With C# you can even get into very low level programming, unlike Java, C# allows you to use pointers (you have to take some steps for that but it's not a big deal), you can interact with the native api if you need speed (for example gdi+), you can also download several sdk that are .net compatible, such as direct x if you want to develop games for example, or the passport sdk.

It's really a huge platform that allows you to do nearly anything, the only type of applications MS doesn't recommend the use of C# are operating system functions or hardware drivers, because C# requires the framework to load on top of the OS, but you still have C++ for that (part of visual studio).

  #15  
Old 06-29-2005, 09:34 AM
SuperSac SuperSac is offline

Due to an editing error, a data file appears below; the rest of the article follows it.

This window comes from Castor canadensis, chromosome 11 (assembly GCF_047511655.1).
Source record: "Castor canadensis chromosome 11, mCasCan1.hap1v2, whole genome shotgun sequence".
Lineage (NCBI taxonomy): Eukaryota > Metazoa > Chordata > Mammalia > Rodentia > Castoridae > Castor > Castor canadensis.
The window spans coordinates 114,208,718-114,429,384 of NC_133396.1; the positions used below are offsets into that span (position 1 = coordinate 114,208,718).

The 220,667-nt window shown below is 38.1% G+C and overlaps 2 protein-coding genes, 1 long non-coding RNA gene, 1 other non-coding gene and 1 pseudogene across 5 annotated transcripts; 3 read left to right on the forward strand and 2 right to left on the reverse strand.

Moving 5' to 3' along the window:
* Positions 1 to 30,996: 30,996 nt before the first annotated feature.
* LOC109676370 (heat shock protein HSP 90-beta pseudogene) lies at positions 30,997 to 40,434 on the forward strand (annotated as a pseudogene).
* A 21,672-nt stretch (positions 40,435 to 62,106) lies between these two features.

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To comment on Ricardob's C++ and C# thing, although c++ is apart of the suite, it is still .NET, it is a managed platform. So ( as I am sure you know as you seem to have some experience with .NET ) VB.NET, C#.NET and C++.NET are all the same in the end... all compiled down to MSIL. so there is no difference using c++ or c# or whatever.NET..

just a question

has anyone programmed using sockets with c# in MONO? I wrote an application that uses SSL tunneling, and can not get it working in MONO, now I know I can sit here and wait for mono to work, but maybe there is a work around if someone has done thing in mono?